Archive for October 2009

Why you should not shop at Tesco

We have published and are distributing a new leaflet aimed at students and others who are unfamiliar with the history of the site.

This leaflet is a summary of why we encourage people not to shop at the new Tesco Express store that so many local people fought against.

Please print and distribute!

Click on each image to obtain the printable version:

CEN opinion: Tesco must abstain from selling drink

TESCO eventually won the fight to open a store in Mill Road, Cambridge.

But the supermarket giant has still to win over a large section of local residents, and appealing against the council’s refusal to allow the shop to sell alcohol will do it no favours.

If Tesco bosses really want to be part of the Mill Road community, they should listen to that community. Police could not make it clearer the street has a serious problem with alcohol abuse.

Tesco claims not to push for licences in such areas. It should take its own advice. It would go a long way towards convincing its opponents it is not just pursuing maximum profit at any price.

Cambridge Evening News: leader, 3rd October 2009

CEN article: Tesco in second bid to sell booze

Home - Tesco. TESCO has appealed against a decision not to give it an alcohol licence for its Cambridge Mill Road store – after vowing not to sell booze in “known disorder” areas.
The appeal comes despite the troubled area being designated a “cumulative impact zone”, which creates a presumption against giving out new alcohol licenses.

Cambridgeshire police objected to the original application on the grounds it could add to disorder in the area.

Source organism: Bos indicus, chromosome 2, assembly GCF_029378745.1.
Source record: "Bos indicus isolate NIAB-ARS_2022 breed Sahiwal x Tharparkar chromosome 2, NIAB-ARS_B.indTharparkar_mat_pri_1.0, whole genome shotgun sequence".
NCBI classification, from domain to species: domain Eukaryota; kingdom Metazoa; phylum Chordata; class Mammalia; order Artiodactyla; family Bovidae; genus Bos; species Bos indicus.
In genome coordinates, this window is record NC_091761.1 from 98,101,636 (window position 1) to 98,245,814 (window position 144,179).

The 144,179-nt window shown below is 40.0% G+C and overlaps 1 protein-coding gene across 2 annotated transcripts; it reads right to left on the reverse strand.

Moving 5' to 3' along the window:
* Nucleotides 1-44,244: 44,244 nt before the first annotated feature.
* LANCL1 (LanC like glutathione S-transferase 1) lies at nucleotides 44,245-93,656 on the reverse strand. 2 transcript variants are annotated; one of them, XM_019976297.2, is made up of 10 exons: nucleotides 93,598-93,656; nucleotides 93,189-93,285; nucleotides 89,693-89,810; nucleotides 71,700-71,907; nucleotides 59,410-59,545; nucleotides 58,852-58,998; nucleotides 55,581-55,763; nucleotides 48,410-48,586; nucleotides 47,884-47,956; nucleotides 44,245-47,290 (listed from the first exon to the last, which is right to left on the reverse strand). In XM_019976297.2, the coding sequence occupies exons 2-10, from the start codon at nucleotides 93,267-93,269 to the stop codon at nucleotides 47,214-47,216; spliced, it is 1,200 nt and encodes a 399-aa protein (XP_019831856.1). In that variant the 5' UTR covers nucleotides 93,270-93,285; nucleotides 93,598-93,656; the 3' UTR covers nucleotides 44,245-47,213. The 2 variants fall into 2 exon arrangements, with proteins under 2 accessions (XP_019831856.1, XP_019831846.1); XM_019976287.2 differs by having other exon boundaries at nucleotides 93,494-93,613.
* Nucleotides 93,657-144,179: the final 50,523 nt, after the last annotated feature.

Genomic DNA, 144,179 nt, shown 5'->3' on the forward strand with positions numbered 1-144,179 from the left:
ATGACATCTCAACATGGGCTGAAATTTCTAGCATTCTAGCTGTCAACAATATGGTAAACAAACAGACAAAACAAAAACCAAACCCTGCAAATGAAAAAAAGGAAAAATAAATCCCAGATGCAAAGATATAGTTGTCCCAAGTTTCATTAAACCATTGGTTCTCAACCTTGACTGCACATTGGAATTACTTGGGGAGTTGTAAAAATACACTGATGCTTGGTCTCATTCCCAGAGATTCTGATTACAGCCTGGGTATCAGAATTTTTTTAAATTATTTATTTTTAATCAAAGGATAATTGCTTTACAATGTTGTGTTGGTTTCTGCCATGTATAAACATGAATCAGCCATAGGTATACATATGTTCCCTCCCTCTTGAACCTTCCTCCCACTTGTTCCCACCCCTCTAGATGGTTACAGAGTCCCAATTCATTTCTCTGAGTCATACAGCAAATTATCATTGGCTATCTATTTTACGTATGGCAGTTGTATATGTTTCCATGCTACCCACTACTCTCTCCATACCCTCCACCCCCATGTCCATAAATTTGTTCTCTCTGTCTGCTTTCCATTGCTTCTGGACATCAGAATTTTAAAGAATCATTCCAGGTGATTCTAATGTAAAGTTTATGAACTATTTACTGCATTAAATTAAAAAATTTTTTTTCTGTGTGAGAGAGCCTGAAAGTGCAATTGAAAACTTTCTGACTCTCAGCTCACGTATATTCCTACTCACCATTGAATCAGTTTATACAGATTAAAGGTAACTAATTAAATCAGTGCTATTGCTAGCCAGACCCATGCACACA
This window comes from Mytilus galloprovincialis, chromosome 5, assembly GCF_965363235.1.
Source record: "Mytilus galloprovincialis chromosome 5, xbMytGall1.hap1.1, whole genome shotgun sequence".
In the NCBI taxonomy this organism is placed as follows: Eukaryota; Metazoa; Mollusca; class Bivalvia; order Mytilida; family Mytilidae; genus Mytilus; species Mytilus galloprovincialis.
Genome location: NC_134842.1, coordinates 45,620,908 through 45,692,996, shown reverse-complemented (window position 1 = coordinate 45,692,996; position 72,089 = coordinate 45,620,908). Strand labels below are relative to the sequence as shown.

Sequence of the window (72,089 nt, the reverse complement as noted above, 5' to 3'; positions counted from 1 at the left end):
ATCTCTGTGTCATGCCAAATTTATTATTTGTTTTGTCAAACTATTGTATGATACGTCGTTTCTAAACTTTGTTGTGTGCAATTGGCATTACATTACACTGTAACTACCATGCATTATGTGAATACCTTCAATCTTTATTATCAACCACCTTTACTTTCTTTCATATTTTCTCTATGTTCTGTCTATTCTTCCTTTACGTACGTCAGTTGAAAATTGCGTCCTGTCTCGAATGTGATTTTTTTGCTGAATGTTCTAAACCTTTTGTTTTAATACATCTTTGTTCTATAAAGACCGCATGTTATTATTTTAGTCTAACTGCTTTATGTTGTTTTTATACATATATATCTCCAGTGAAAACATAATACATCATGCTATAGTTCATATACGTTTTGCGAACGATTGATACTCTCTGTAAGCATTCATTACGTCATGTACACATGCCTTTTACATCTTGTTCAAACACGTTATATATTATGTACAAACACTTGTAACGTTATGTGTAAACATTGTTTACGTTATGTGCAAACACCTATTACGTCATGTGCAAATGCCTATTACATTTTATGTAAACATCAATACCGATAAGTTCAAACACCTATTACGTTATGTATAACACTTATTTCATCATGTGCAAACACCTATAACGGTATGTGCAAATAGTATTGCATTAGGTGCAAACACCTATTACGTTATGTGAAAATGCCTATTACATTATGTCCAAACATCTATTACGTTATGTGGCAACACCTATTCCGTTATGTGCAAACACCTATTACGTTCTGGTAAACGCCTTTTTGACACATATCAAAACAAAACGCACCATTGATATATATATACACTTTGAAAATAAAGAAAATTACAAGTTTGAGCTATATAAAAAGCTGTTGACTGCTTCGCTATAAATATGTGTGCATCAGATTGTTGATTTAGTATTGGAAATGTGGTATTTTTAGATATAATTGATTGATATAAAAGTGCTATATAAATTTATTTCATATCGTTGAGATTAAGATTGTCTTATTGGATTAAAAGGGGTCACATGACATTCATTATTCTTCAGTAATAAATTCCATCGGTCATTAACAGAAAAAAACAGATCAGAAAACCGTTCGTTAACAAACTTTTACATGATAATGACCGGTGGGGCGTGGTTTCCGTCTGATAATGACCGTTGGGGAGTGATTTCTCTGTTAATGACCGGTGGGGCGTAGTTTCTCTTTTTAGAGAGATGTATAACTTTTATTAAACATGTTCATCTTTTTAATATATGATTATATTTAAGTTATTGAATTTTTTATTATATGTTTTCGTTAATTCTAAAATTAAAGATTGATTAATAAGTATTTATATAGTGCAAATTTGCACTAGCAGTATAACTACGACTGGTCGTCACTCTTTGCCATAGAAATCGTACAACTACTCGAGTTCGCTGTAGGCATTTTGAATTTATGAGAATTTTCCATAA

But Tesco chiefs have appealed against the decision despite the statement on their website which says: “We do not apply for licences in areas with known disorder issues.”

Cambridge City Council’s licensing sub-committee’s decision on August 17 to reject the store’s booze application was greeted by loud applause from campaigners.

Ruth Deyermond, planning co-ordinator of the No Mill Road Tesco campaign, hailed the decision “a victory for common sense and the community”.

Tesco sought a licence to sell alcohol from 10am-10pm seven days a week.

But police opposed the application arguing further alcohol sales would exacerbate alcohol-related problems.

Insp Marcia Nichols said the area suffered a “disproportionate” level of alcohol-related trouble and was already a “hotspot for violence”.

But Tesco will attempt to persuade councillors to grant a licence in December.

A Tesco spokeswoman said: “We have submitted an appeal against the decision for the alcohol licence. Our Express store in Mill Road is extremely popular and customers have told us they would like the opportunity to purchase our full range of items and this includes beers, wines and spirits.

“As a company, we take our responsibilities regarding the sale of alcohol exceptionally seriously and we already have robust policies in place to ensure our staff sell alcohol legally.”

No Mill Road Tesco Campaign has vowed to fight the licence bid.

A spokeswoman said: “We will maintain the opposition we successfully put forward at the licensing committee last time.”
The case will now be heard at Cambridge Magistrates’ Court.

A council statement said: “We have been advised Tesco Stores Ltd have appealed the sub-committee’s decision and consequently the matter will be subject to a further hearing in the Magistrates’ Court.”

Cambridge News, 3rd October 2009